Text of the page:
Course Content

Introduction to Python

## Boolean Data Type

Welcome to section three! In this section, we'll dive into another Python data type: the boolean or logical type. Booleans can only have one of two values: `True` or `False`. This data type comes into play when evaluating logical conditions.

Here are the logical operators for comparison:

• `==` equal to;
• `!=` not equal to;
• `>` greater than;
• `<` less than;
• `>=` greater than or equal to;
• `<=` less than or equal to.

When you apply these operators, the result will be a boolean value: `True` if the condition is met, and `False` if it isn't. For instance, consider the following evaluations:

What do the results above signify? The first `True` indicates that `1` is equal to `1` (which is self-evident); the second `False` suggests that the strings `"abc"` and `"aBc"` differ due to the case sensitivity of the letter 'b'. The final `False` implies that `87*731` isn't greater than or equal to `98*712`. In fact, `63597` is less than `69776`.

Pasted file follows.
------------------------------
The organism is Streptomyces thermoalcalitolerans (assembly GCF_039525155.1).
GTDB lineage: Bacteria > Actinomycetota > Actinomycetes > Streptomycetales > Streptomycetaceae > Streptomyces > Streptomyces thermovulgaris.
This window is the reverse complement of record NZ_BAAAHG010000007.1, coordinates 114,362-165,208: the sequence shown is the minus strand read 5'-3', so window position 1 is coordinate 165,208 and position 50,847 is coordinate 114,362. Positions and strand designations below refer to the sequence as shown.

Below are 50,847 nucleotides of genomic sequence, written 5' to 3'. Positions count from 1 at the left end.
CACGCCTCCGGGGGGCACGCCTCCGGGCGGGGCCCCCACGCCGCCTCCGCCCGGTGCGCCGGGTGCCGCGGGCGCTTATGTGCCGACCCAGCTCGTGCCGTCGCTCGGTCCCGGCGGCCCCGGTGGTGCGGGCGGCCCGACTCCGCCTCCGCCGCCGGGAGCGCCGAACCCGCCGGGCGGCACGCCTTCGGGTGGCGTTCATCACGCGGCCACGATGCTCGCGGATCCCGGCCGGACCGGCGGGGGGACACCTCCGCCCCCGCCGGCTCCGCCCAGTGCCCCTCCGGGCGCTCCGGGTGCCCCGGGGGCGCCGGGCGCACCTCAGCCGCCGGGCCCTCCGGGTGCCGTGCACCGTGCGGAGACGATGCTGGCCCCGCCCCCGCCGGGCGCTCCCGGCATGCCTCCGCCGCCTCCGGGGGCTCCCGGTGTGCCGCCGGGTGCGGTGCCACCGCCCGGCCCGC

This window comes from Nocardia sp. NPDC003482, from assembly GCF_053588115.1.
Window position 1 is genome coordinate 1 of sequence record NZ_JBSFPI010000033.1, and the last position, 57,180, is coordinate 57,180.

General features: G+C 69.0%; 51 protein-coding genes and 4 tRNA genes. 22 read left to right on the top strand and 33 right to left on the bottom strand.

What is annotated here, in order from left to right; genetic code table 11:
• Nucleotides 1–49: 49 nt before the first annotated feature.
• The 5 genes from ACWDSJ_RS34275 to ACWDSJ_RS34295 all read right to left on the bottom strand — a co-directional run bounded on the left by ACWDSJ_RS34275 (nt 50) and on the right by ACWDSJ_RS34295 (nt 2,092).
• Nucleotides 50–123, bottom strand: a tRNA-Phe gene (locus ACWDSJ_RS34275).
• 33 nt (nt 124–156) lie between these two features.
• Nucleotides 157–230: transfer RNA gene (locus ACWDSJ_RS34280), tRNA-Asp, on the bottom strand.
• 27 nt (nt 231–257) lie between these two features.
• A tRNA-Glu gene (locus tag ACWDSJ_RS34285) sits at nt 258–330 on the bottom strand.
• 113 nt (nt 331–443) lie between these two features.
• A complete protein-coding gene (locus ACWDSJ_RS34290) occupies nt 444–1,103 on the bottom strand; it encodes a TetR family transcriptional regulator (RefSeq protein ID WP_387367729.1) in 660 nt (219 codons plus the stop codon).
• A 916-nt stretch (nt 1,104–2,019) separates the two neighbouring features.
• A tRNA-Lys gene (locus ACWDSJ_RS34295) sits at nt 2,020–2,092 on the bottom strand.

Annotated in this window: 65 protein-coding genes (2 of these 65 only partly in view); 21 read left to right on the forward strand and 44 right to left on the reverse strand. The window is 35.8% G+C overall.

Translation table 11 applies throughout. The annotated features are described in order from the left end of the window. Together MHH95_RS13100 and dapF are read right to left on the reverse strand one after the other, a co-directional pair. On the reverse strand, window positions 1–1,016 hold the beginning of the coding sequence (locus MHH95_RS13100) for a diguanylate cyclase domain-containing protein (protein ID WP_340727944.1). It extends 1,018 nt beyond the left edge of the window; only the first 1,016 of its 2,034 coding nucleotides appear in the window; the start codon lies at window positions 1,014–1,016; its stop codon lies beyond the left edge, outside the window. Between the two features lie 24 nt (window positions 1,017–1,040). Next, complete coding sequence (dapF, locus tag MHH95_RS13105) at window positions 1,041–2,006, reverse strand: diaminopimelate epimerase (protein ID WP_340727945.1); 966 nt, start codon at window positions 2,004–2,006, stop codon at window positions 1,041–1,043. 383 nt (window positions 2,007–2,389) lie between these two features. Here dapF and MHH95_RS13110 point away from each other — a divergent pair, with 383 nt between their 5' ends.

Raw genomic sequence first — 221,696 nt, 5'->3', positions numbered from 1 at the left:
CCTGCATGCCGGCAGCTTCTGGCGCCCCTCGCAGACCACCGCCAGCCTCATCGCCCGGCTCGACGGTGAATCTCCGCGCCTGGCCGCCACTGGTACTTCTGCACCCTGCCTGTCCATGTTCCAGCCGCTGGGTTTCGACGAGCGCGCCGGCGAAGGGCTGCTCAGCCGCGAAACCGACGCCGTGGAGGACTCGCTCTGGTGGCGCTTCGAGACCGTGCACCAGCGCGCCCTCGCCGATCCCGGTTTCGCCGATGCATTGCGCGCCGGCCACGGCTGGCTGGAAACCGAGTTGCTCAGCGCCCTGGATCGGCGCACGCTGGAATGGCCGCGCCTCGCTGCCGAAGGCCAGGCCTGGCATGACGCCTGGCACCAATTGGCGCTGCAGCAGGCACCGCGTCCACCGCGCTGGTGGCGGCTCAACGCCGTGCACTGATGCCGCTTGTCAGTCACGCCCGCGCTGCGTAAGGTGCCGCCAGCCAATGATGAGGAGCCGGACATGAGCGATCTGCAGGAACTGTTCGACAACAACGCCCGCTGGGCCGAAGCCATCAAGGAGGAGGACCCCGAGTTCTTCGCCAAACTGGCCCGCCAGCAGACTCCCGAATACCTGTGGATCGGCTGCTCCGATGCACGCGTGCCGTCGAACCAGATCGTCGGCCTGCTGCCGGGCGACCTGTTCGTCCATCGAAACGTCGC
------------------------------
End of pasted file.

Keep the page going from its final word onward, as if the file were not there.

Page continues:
Now, let's evaluate the following:

1. Is `first_integer` variable less than or equal to `second_integer`? (It must return `True` if the first variable is less than or equal to the second, and `False` if it is greater than the second)
2. Is the string `"text"` not the same as `"TEXT"`?
3. Does the string length of `"Python"` equal `6`?

Note

Printing an expression such as `variable_1 >= variable_2` doesn't imply that `variable_1` is genuinely greater than or equal to `variable_2`. It simply signifies that you're evaluating whether this statement is True or False. This operation does not alter the values of the variables in any manner.

#### Fill in the blanks to complete the task.

# Check the following statements
print(first_integersecond_integer)
print("text""TEXT")
print(len("Python")6)
True
True
True

Click or drag`n`drop items and fill in the blanks

Everything was clear?

Section 3. Chapter 1